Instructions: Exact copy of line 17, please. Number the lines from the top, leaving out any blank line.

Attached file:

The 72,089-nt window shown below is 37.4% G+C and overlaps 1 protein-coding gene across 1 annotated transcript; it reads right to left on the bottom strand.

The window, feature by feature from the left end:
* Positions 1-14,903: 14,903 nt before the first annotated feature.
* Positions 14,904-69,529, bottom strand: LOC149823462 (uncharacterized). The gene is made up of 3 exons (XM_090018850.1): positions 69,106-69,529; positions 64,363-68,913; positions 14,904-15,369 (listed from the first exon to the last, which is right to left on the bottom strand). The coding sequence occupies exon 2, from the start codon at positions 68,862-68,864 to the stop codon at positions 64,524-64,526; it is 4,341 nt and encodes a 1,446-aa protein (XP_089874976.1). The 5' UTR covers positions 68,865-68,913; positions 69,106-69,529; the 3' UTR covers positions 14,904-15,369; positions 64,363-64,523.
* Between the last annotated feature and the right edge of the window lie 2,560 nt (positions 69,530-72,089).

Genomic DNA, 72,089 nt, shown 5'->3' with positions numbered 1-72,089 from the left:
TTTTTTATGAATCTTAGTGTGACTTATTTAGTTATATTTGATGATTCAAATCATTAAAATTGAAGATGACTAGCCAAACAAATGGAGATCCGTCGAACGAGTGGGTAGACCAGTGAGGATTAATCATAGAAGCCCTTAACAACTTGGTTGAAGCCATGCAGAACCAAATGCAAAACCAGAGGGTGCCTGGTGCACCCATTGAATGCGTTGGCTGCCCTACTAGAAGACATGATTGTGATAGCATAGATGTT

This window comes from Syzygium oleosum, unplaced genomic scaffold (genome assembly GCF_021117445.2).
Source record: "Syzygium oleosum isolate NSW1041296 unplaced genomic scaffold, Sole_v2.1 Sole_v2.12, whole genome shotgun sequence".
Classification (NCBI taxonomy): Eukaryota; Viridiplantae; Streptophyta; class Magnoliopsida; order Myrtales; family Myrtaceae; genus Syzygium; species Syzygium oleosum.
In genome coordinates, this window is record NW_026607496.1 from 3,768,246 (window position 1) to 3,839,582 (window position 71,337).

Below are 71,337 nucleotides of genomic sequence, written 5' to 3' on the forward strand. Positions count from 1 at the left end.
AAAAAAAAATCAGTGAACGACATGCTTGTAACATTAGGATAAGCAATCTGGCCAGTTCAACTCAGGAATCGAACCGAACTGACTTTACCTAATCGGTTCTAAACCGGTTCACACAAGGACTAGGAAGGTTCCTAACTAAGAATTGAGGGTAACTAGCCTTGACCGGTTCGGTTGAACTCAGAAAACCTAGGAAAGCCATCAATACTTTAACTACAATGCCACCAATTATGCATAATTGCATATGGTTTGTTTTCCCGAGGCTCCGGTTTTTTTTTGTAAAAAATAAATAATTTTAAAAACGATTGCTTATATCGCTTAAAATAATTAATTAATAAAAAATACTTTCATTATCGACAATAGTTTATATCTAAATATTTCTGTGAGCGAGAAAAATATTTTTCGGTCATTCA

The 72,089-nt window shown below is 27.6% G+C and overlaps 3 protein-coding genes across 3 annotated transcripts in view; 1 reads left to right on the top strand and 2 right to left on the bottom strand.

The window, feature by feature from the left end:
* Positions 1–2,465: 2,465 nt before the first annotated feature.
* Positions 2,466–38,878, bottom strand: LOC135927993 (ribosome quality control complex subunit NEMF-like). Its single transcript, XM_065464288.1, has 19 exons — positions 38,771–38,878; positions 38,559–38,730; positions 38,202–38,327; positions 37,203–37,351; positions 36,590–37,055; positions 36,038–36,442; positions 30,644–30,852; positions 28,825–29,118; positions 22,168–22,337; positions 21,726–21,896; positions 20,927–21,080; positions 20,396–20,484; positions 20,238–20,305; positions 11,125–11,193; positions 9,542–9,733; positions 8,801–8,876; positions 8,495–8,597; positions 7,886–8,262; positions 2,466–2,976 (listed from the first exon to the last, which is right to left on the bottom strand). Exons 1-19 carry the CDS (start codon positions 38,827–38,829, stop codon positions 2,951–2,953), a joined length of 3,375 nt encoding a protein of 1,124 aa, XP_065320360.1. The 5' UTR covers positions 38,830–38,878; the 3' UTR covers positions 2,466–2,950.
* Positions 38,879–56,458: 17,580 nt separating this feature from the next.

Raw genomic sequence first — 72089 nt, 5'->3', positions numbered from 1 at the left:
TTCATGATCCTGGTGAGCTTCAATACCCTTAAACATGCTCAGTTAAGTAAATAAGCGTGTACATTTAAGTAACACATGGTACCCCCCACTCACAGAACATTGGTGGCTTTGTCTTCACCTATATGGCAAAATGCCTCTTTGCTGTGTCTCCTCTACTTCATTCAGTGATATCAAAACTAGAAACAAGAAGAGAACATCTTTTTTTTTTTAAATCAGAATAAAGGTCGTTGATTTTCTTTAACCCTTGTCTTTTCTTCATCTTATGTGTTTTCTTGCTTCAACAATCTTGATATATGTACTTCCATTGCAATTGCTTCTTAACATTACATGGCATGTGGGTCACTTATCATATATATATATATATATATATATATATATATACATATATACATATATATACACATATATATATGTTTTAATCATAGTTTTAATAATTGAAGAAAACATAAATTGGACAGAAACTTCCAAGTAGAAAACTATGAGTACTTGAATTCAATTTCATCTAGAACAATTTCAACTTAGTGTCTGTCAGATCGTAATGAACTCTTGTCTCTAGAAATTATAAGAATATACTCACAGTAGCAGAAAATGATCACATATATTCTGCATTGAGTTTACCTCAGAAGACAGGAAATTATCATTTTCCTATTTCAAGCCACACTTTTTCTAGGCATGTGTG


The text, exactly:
* Positions 2,466–38,878, bottom strand: LOC135927993 (ribosome quality control complex subunit NEMF-like). Its single transcript, XM_065464288.1, has 19 exons — positions 38,771–38,878; positions 38,559–38,730; positions 38,202–38,327; positions 37,203–37,351; positions 36,590–37,055; positions 36,038–36,442; positions 30,644–30,852; positions 28,825–29,118; positions 22,168–22,337; positions 21,726–21,896; positions 20,927–21,080; positions 20,396–20,484; positions 20,238–20,305; positions 11,125–11,193; positions 9,542–9,733; positions 8,801–8,876; positions 8,495–8,597; positions 7,886–8,262; positions 2,466–2,976 (listed from the first exon to the last, which is right to left on the bottom strand). Exons 1-19 carry the CDS (start codon positions 38,827–38,829, stop codon positions 2,951–2,953), a joined length of 3,375 nt encoding a protein of 1,124 aa, XP_065320360.1. The 5' UTR covers positions 38,830–38,878; the 3' UTR covers positions 2,466–2,950.